76. DINGOES and DOGGERS.
"He laid his baits, and the natives tracked the stricken dogs".
IDRIESS 56.

 

The Dingo is the Australian wild dog, it is not native, perhaps arriving on the continent as recently as 5000 years ago, on the other hand it is not feral having never been completely domesticated, a point too frequently overlooked with unfortunate results, especially for chickens. Botanically named Canis familiaris dingo, also Warrigal and the Pitjanjara know the animal as papa inura….or just dogs.

The Dingo is an omnivorous predator, just about anything edible is devoured, insects, birds and mammals, snakes, fruit and fast food. They are usually solitary nocturnal hunters although a pack may form to bring down larger prey, such as kangaroos, sheep or calves…or maybe a man, this thought was on Lasseter's mind when he wrote to the Sydney Morning Herald on 9/7/30, defending the Expeditions need for firearms, the men would be travelling through country where dingoes were common and had been, "very reliably reported to have killed two men when injured and helpless".

There was a time, perhaps to the mid 1930's when sheep were grazed unsuccessfully in central Australia, the predations of the Dingo were probably the main cause for the demise of the industry, but in a manner another arose in it's place, dingo scalping or dogging. In 1924 Central and Western Australia placed a bounty of 7/6 on a pair of dingo ears as a means of curbing the ravages of the dog.

Quite a few men made a reasonable living as doggers and Finlayson mentions the three mates who collected over 3000 scalps in less than five months, anything that worked was used to snare the cunning Dingo, trapping and shooting were opportunistic and could be hard work, baiting with strychnine was favoured and many white men became expert 'dog stiffeners', however the most lucrative method of acquiring scalps was to trade with the Aboriginals.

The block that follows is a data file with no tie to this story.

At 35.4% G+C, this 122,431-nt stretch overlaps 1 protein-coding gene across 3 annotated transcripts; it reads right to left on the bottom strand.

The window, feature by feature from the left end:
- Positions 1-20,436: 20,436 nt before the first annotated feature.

Many less than wholesome types set up seasonal camps on the eastern and southern boundaries of the Aboriginal Reserves during pupping season, a pups ears were worth seven and six too and the Aboriginals, expert hunters that they are, would trade scalps by the hundred for tobacco, tea and sugar and metal implements, unfortunately more than scalps and commodities were traded and the introduction of the dingo bounty may have had some unintended consequences that caused the Government real concern.

The men of the C.A.G.E. expedition had great sport at Taylor's expense with dingo tracks, expertly made by Sutherland who commented, "They say dingoes like English hams", Taylor remarked on the dogs good taste. Paul Johns passed himself as a dogger when he first met the men of the expedition at Illbila at the end of August 1930 although his arrival there was purely opportunistic, hoping to take advantage of the difficulties that the expedition would have when travelling south west from Illbila. Coote was openly suspicious of Johns presence at the camp, no dingoes had been seen in the vicinity and he demanded that Blakeley encourage him to hunt elsewhere.

The Dingo scalp almost achieved the status of currency in parts of the Centre, and was certainly more durable than the shin plasters issued by Wallis Fogarty and guaranteed by the Government. Some have reckoned the Dingo the second smartest animal in the land, others call it fifty fifty and only the Dingo knows the truth.

LASSETERIA

R.Ross. 1999-2006

Coote E.H. Hell's Airport 149-151. Finlayson H.H. The Red Centre 142-144. Idriess Ion L Lasseter's Last Ride 26,27,82,83.